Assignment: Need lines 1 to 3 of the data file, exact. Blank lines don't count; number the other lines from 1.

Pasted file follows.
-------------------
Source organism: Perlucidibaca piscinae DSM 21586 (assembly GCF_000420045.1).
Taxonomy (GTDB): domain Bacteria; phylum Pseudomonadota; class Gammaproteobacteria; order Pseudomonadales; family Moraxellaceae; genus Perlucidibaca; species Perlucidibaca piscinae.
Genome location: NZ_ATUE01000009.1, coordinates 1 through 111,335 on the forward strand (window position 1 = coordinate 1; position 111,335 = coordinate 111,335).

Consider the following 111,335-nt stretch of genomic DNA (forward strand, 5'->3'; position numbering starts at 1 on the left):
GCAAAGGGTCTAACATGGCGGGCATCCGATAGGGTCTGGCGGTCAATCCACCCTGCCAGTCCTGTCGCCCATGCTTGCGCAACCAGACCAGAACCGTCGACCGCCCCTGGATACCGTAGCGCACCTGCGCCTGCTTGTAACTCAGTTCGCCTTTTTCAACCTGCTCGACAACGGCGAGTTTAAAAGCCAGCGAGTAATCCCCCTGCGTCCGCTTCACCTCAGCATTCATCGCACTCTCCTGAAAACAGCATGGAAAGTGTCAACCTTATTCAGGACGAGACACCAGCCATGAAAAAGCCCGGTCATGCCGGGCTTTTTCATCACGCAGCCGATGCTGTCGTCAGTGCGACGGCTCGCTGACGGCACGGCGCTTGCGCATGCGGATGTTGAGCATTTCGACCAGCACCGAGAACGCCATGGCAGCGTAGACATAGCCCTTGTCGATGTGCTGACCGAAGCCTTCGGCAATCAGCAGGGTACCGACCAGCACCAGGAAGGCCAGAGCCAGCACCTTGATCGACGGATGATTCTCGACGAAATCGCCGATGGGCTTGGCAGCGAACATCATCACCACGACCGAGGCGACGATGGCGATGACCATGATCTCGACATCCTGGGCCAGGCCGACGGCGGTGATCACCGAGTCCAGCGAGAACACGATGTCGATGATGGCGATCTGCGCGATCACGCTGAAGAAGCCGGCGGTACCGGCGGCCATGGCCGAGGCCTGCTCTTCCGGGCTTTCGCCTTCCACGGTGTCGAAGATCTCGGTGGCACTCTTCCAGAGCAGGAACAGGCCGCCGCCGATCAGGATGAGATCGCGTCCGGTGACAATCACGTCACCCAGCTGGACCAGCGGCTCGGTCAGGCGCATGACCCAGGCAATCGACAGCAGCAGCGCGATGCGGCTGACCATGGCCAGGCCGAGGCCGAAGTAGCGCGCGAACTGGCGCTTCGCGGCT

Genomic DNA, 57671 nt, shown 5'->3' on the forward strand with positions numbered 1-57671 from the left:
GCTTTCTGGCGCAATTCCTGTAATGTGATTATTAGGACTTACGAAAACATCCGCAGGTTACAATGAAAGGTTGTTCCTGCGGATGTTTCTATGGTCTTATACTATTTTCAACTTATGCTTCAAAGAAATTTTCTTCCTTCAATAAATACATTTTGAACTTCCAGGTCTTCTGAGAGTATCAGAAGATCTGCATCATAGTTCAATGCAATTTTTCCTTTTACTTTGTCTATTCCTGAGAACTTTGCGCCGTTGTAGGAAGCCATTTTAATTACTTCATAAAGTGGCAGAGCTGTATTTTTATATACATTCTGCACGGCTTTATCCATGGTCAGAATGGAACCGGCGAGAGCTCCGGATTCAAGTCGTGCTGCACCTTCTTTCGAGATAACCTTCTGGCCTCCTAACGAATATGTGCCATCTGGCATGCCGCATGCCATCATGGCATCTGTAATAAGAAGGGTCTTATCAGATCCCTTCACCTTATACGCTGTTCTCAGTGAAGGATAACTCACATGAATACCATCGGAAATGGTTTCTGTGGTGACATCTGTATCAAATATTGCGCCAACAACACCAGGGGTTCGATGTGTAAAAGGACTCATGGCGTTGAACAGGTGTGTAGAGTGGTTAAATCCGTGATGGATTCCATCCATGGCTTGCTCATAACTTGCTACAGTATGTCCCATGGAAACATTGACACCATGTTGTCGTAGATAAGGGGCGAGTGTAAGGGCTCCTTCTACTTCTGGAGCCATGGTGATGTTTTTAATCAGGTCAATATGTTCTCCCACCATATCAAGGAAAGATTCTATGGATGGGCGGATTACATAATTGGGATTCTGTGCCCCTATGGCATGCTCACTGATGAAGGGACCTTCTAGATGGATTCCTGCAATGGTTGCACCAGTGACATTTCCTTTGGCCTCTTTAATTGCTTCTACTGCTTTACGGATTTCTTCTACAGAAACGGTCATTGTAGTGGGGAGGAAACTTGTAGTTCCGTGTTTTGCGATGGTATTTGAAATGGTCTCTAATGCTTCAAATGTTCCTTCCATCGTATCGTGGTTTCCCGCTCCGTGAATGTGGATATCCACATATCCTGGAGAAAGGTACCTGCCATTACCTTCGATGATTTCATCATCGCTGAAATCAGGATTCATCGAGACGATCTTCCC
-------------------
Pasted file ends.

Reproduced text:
Source organism: Perlucidibaca piscinae DSM 21586 (assembly GCF_000420045.1).
Taxonomy (GTDB): domain Bacteria; phylum Pseudomonadota; class Gammaproteobacteria; order Pseudomonadales; family Moraxellaceae; genus Perlucidibaca; species Perlucidibaca piscinae.
Genome location: NZ_ATUE01000009.1, coordinates 1 through 111,335 on the forward strand (window position 1 = coordinate 1; position 111,335 = coordinate 111,335).